The latest attempt by the STC to promote a certification program for technical communications prompts the thought that technical communication is not a commodity. What does it mean to say that a profession is, or is not, a commodity? A commodity is any good which will provide the same quality and performance no matter which… Read More »
One of the less obvious but more important characteristics of an Every Page is Page One topic is that it stays on one level. As with the other characteristics I have discussed in this series, being standalone, having a specific limited purpose, and establishing its context, staying on one level is not an ideal, but… Read More »
At the Battle of Balaclava, an order reached a brigade of light cavalry to take the Russian guns. The general who sent the order was referring to a small artillery position that had been abandoned. But the commander of the light brigade could not see those guns. He could only see the main Russian battery… Read More »
Last week I wrote a post on why people have few nice things to say about their CMS. I titled it Content Management and the Problem of Scale. That title sucks. I mean really, who but a handful of content management geeks would be inspired to read a blog post titled Content Management and the… Read More »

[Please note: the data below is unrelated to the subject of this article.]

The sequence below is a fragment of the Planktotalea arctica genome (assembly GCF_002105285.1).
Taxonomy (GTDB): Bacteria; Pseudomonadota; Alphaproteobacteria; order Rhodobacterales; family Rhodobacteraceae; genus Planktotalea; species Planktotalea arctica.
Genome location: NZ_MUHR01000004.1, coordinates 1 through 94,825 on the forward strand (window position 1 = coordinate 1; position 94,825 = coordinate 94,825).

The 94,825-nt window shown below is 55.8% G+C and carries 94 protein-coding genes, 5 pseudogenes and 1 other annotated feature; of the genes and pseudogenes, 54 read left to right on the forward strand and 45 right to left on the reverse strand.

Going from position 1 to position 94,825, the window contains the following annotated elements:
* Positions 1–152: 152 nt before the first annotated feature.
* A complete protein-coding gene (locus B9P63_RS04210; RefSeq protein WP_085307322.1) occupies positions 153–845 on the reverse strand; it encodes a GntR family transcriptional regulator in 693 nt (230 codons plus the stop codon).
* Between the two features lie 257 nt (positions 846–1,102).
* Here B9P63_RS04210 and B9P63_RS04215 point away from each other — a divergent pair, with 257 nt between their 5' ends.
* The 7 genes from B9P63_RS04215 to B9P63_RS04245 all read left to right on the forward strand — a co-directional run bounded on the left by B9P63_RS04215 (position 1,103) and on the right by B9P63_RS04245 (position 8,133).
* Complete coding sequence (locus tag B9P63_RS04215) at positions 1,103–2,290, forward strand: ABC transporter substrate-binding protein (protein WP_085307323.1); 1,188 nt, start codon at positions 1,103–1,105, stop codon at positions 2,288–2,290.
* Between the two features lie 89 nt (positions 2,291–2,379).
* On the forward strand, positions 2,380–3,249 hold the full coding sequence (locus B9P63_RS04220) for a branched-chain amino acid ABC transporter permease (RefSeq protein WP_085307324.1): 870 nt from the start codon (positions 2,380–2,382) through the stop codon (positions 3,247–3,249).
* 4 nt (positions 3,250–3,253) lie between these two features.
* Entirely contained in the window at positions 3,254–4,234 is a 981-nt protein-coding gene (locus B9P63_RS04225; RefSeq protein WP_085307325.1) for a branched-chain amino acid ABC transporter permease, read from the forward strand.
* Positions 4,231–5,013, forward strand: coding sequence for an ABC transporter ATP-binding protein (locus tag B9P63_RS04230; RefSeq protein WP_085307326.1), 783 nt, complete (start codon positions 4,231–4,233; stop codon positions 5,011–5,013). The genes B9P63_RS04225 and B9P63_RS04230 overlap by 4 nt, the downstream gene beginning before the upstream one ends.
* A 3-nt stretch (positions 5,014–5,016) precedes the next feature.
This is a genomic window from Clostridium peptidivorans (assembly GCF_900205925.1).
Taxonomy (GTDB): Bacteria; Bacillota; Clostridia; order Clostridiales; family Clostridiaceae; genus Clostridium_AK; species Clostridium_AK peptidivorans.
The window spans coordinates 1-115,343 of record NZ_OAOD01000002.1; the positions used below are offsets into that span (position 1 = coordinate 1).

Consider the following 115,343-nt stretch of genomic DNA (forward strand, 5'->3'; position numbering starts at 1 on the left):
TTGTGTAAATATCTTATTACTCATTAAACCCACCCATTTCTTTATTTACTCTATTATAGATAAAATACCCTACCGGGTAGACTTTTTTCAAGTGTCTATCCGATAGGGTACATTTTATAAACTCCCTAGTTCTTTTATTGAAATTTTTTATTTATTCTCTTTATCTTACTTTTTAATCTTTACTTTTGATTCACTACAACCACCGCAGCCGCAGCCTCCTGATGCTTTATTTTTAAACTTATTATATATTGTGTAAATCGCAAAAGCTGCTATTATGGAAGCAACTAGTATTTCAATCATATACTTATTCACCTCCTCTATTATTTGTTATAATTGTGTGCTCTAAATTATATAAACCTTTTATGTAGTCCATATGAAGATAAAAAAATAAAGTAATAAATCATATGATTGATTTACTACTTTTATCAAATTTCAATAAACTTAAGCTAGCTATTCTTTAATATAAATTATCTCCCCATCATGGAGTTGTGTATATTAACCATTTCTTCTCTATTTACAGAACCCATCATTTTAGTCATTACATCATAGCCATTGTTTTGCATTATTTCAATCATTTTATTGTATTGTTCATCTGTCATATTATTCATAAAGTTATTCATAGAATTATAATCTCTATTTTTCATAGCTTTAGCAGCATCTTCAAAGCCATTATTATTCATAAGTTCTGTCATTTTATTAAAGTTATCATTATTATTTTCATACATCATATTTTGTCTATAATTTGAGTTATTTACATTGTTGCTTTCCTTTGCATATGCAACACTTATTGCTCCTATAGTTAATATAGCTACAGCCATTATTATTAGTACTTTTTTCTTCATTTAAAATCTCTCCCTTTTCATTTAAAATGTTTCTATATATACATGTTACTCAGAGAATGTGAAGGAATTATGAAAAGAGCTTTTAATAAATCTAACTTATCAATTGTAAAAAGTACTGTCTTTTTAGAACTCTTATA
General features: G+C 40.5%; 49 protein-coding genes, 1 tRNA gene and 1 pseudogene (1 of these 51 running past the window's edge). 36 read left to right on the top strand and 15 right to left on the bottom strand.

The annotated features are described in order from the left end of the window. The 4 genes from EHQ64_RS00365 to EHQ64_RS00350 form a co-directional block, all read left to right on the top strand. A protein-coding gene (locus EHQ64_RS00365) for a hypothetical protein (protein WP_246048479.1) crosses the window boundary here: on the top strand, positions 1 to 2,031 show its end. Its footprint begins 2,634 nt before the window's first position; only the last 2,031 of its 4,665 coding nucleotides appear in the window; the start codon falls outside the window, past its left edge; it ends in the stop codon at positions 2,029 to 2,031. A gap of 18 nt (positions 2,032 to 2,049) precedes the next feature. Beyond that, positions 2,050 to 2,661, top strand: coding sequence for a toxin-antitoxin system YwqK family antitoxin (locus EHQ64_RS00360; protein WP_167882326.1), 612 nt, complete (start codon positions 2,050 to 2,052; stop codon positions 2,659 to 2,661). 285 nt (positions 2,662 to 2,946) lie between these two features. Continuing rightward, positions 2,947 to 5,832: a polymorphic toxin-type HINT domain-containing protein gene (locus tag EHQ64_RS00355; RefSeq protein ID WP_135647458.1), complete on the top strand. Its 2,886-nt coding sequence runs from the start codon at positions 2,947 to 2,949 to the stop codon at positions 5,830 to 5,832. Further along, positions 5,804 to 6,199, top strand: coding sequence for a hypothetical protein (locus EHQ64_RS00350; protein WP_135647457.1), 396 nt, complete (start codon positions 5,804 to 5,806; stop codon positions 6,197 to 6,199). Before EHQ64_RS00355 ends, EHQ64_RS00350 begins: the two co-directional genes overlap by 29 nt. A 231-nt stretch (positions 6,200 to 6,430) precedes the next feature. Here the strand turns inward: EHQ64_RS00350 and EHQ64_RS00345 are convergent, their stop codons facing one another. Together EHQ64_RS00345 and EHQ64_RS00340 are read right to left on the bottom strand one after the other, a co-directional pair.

Today, Alan Houser (@arh) tweeted: Before I die, I want to hear somebody speak well of their CMS. Especially in #techcomm. Surely somebody must be happy with theirs. To which I (@mbakeranalecta) replied: Indeed, but the CMS model is wrong. Can’t manage large data sets on desktop model. Can’t have good implementation of a broken… Read More »
As I have argued previously, Every Page is Page One is the new fact of information seeking behavior. Whether a reader finds information by searching, or by surfing links on other pages, or even by browsing the landing page of a website, the page they arrive at is page one for them. And when they… Read More »
Noz Urbina asks, Is Communication Mired in the Past? Well, yes, obviously. Most of the tech comms world is still making books in FrameMaker. But also no, because the problem is more profound than the words “mired in the past suggest”. People get mired in things through carelessness or misfortune. They want to get out,… Read More »
Just back from JoAnn Hackos’ CMS/DITA conference, where it became clear that even in a conference dedicated to a topic-based authoring methodology, most people are still writing books. Certainly, they are writing them in the form of topics, but then stitching them together into books. The fundamental product is still a book.
Organizing information is no longer the responsibility of the writer.